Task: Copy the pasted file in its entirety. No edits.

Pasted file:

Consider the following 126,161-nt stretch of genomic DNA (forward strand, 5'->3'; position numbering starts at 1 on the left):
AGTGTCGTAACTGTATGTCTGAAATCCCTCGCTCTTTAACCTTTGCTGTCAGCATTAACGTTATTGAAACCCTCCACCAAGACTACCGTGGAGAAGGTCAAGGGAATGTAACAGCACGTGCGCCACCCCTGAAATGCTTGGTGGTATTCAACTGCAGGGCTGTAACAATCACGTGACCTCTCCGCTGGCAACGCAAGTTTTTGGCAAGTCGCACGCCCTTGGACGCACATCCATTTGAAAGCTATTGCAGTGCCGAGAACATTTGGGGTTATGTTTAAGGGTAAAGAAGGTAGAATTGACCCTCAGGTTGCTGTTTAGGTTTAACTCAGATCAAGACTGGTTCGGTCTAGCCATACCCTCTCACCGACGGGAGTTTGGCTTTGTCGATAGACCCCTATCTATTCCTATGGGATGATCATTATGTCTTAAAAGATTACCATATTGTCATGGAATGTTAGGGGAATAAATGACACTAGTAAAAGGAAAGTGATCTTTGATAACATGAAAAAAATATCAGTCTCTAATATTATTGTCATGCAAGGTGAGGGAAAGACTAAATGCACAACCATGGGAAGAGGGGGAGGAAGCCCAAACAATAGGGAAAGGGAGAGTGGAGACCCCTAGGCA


Consider the following 126,161-nt stretch of genomic DNA (forward strand, 5'->3'; position numbering starts at 1 on the left):
AGTGTCGTAACTGTATGTCTGAAATCCCTCGCTCTTTAACCTTTGCTGTCAGCATTAACGTTATTGAAACCCTCCACCAAGACTACCGTGGAGAAGGTCAAGGGAATGTAACAGCACGTGCGCCACCCCTGAAATGCTTGGTGGTATTCAACTGCAGGGCTGTAACAATCACGTGACCTCTCCGCTGGCAACGCAAGTTTTTGGCAAGTCGCACGCCCTTGGACGCACATCCATTTGAAAGCTATTGCAGTGCCGAGAACATTTGGGGTTATGTTTAAGGGTAAAGAAGGTAGAATTGACCCTCAGGTTGCTGTTTAGGTTTAACTCAGATCAAGACTGGTTCGGTCTAGCCATACCCTCTCACCGACGGGAGTTTGGCTTTGTCGATAGACCCCTATCTATTCCTATGGGATGATCATTATGTCTTAAAAGATTACCATATTGTCATGGAATGTTAGGGGAATAAATGACACTAGTAAAAGGAAAGTGATCTTTGATAACATGAAAAAAATATCAGTCTCTAATATTATTGTCATGCAAGGTGAGGGAAAGACTAAATGCACAACCATGGGAAGAGGGGGAGGAAGCCCAAACAATAGGGAAAGGGAGAGTGGAGACCCCTAGGCA